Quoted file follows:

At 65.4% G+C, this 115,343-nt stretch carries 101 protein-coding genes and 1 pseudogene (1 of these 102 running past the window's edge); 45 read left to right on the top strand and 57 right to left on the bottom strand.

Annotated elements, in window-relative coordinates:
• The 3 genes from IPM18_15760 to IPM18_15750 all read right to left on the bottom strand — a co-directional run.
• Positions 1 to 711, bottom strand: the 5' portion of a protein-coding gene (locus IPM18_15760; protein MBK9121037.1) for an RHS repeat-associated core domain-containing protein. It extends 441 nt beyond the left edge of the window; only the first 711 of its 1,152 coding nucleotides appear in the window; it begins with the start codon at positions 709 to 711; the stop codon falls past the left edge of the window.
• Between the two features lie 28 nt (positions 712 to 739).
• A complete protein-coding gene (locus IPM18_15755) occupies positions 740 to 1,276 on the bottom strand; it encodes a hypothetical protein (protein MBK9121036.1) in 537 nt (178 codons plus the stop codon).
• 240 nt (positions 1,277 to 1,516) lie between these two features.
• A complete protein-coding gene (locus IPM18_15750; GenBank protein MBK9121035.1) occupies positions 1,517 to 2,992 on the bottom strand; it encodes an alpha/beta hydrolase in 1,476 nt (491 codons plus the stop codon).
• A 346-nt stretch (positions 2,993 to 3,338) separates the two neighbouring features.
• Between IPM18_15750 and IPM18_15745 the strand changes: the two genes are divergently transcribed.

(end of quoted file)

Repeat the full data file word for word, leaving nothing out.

At 65.4% G+C, this 115,343-nt stretch carries 101 protein-coding genes and 1 pseudogene (1 of these 102 running past the window's edge); 45 read left to right on the top strand and 57 right to left on the bottom strand.

Annotated elements, in window-relative coordinates:
• The 3 genes from IPM18_15760 to IPM18_15750 all read right to left on the bottom strand — a co-directional run.
• Positions 1 to 711, bottom strand: the 5' portion of a protein-coding gene (locus IPM18_15760; protein MBK9121037.1) for an RHS repeat-associated core domain-containing protein. It extends 441 nt beyond the left edge of the window; only the first 711 of its 1,152 coding nucleotides appear in the window; it begins with the start codon at positions 709 to 711; the stop codon falls past the left edge of the window.
• Between the two features lie 28 nt (positions 712 to 739).
• A complete protein-coding gene (locus IPM18_15755) occupies positions 740 to 1,276 on the bottom strand; it encodes a hypothetical protein (protein MBK9121036.1) in 537 nt (178 codons plus the stop codon).
• 240 nt (positions 1,277 to 1,516) lie between these two features.
• A complete protein-coding gene (locus IPM18_15750; GenBank protein MBK9121035.1) occupies positions 1,517 to 2,992 on the bottom strand; it encodes an alpha/beta hydrolase in 1,476 nt (491 codons plus the stop codon).
• A 346-nt stretch (positions 2,993 to 3,338) separates the two neighbouring features.
• Between IPM18_15750 and IPM18_15745 the strand changes: the two genes are divergently transcribed.